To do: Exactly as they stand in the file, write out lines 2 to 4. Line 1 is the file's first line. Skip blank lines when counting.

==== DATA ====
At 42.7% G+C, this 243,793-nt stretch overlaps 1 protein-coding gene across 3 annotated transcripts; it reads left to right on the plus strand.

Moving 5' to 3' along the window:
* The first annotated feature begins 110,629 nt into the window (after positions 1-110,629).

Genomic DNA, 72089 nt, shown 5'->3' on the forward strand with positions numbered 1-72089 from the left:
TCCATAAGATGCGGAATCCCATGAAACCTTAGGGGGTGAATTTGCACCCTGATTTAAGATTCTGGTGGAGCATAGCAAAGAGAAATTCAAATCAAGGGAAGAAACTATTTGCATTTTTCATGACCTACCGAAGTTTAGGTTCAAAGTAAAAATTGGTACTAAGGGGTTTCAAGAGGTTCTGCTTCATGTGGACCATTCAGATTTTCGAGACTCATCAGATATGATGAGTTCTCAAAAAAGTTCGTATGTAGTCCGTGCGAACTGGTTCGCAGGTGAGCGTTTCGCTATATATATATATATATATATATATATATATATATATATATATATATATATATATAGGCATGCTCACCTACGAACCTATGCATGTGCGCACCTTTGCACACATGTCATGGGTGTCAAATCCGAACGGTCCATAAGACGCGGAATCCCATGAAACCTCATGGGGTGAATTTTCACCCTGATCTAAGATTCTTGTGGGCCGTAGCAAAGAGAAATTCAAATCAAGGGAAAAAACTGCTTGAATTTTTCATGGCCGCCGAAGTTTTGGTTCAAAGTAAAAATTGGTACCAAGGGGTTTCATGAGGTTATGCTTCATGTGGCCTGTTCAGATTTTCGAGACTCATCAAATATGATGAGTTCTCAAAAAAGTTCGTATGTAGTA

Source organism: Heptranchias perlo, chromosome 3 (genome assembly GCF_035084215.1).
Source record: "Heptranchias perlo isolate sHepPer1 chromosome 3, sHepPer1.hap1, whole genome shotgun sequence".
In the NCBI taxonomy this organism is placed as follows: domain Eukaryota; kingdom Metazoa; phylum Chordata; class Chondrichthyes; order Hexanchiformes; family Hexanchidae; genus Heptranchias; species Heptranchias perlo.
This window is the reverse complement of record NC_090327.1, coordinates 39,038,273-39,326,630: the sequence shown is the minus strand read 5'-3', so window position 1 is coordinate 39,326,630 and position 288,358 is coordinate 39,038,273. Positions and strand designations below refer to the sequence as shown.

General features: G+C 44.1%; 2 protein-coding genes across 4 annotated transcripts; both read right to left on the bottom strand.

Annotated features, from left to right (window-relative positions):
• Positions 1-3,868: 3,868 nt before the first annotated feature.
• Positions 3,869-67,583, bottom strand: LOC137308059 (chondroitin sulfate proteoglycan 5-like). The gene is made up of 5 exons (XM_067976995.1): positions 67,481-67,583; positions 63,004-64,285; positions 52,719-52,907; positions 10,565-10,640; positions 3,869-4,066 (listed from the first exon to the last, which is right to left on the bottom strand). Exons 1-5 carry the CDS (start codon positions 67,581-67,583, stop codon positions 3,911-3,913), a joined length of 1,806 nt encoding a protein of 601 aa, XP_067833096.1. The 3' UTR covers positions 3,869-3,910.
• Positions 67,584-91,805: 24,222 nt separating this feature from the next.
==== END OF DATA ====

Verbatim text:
Moving 5' to 3' along the window:
* The first annotated feature begins 110,629 nt into the window (after positions 1-110,629).

Genomic DNA, 72089 nt, shown 5'->3' on the forward strand with positions numbered 1-72089 from the left: